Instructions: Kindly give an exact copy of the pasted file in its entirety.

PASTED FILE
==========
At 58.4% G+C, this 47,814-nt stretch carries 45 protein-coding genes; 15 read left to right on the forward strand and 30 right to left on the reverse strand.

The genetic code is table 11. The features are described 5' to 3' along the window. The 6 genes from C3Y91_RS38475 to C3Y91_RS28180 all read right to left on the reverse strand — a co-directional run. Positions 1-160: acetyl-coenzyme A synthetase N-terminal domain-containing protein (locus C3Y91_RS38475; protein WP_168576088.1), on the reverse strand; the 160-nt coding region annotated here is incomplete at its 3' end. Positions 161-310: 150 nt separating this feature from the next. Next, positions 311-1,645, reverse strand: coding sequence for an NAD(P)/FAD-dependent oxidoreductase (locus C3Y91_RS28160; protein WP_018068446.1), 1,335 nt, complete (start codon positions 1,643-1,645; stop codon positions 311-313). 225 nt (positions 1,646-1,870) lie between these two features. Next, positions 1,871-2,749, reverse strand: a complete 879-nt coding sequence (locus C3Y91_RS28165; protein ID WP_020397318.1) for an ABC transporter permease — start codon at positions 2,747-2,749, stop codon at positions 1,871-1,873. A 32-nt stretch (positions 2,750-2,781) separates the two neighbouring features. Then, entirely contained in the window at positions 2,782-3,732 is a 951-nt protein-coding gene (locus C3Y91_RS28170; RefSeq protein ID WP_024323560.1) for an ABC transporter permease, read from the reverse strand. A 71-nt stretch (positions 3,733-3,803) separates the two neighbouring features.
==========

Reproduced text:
At 58.4% G+C, this 47,814-nt stretch carries 45 protein-coding genes; 15 read left to right on the forward strand and 30 right to left on the reverse strand.

The genetic code is table 11. The features are described 5' to 3' along the window. The 6 genes from C3Y91_RS38475 to C3Y91_RS28180 all read right to left on the reverse strand — a co-directional run. Positions 1-160: acetyl-coenzyme A synthetase N-terminal domain-containing protein (locus C3Y91_RS38475; protein WP_168576088.1), on the reverse strand; the 160-nt coding region annotated here is incomplete at its 3' end. Positions 161-310: 150 nt separating this feature from the next. Next, positions 311-1,645, reverse strand: coding sequence for an NAD(P)/FAD-dependent oxidoreductase (locus C3Y91_RS28160; protein WP_018068446.1), 1,335 nt, complete (start codon positions 1,643-1,645; stop codon positions 311-313). 225 nt (positions 1,646-1,870) lie between these two features. Next, positions 1,871-2,749, reverse strand: a complete 879-nt coding sequence (locus C3Y91_RS28165; protein ID WP_020397318.1) for an ABC transporter permease — start codon at positions 2,747-2,749, stop codon at positions 1,871-1,873. A 32-nt stretch (positions 2,750-2,781) separates the two neighbouring features. Then, entirely contained in the window at positions 2,782-3,732 is a 951-nt protein-coding gene (locus C3Y91_RS28170; RefSeq protein ID WP_024323560.1) for an ABC transporter permease, read from the reverse strand. A 71-nt stretch (positions 3,733-3,803) separates the two neighbouring features.